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Patagonia employees at the Ventura, Calif., headquarters, where there are picnic tables in the parking lot, on-site day care and easy access to the beach.CreditLaure Joliet for The New York Times

VENTURA, Calif. — The offices of Patagonia occupy a low-slung complex of stucco buildings in this sleepy beachside town in Southern California. There are solar panels and picnic tables in the parking lot, day care with a jungle gym by the main lobby and easy access to the beach, where employees surf during lunch break. It is a corporate Eden of sorts, where idealistic Californians run a privately held company that sells about $1 billion of puffy down jackets and organic cotton jeans each year.

Screen Shot 2018-05-05 at 7.06.08 AMBut on an unseasonably hot and windy Monday morning in early December, Patagonia headquarters were transformed into something that quickly resembled a war room. There were emergency conference calls with Washington lawyers. Court filings were prepared. Web designers remade the company’s home page.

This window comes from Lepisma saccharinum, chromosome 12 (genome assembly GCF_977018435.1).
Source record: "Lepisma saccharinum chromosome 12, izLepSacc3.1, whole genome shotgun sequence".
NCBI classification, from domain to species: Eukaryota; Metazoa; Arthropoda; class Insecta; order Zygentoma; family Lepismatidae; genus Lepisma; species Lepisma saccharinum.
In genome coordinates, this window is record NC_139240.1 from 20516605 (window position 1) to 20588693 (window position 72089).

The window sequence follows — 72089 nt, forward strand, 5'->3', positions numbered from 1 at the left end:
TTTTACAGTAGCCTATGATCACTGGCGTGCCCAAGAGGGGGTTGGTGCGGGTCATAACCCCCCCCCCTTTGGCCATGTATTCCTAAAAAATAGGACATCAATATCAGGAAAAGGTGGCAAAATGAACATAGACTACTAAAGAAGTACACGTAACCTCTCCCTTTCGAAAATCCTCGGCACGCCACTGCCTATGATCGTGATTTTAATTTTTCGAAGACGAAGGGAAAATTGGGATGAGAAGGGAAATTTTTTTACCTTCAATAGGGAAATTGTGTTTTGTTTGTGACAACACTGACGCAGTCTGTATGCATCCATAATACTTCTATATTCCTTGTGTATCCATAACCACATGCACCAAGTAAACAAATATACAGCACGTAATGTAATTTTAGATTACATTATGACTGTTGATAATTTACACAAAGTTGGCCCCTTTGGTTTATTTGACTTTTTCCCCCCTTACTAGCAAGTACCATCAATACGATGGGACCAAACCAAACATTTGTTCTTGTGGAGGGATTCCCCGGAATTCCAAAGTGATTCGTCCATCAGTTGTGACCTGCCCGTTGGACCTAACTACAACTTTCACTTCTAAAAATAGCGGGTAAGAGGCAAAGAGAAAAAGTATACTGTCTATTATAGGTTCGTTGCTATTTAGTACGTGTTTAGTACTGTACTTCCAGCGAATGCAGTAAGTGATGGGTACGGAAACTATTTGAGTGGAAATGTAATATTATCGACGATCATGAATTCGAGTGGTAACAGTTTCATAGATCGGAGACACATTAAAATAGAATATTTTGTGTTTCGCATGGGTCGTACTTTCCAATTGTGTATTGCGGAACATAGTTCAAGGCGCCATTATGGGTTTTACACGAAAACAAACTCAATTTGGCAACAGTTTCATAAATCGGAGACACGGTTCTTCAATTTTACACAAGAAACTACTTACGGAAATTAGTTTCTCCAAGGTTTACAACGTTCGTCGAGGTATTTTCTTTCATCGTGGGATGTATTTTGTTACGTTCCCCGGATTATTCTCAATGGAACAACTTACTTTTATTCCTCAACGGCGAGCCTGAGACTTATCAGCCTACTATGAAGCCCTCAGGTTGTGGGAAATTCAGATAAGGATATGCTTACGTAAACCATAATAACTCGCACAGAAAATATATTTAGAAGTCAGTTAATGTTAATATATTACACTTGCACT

It wasn’t a business crisis that had mobilized the company, however. It was politics. Continue reading

The Luck of the Draw

Me (left, obviously) with my Costa Rican non-birder friends in Río Celeste, Costa Rica

We’ve discussed eBird countless times here in the past, but I don’t think I ever mentioned their monthly challenges, which are designed to encourage eBirders to contribute some extra element of data to their usual checklists in a given month, with the chance of being randomly selected from the pool of people who satisfy the challenge requirements. If you’re chosen, you’ll receive an excellent pair of binoculars from Zeiss Optics!

In the past there have been challenges related to adding breeding codes to checklists (for example, noting if a species was observed carrying nesting material, or displaying, or feeding a juvenile); noting flyover species; going out birding with someone else and sharing the checklist; using the eBird app; and more! I think I remember a challenge from 2015 that involved checklists including raptors and vultures, and I recall being frustrated because it came a month after I’d been in Jamaica reporting Turkey Vultures several times a day. Continue reading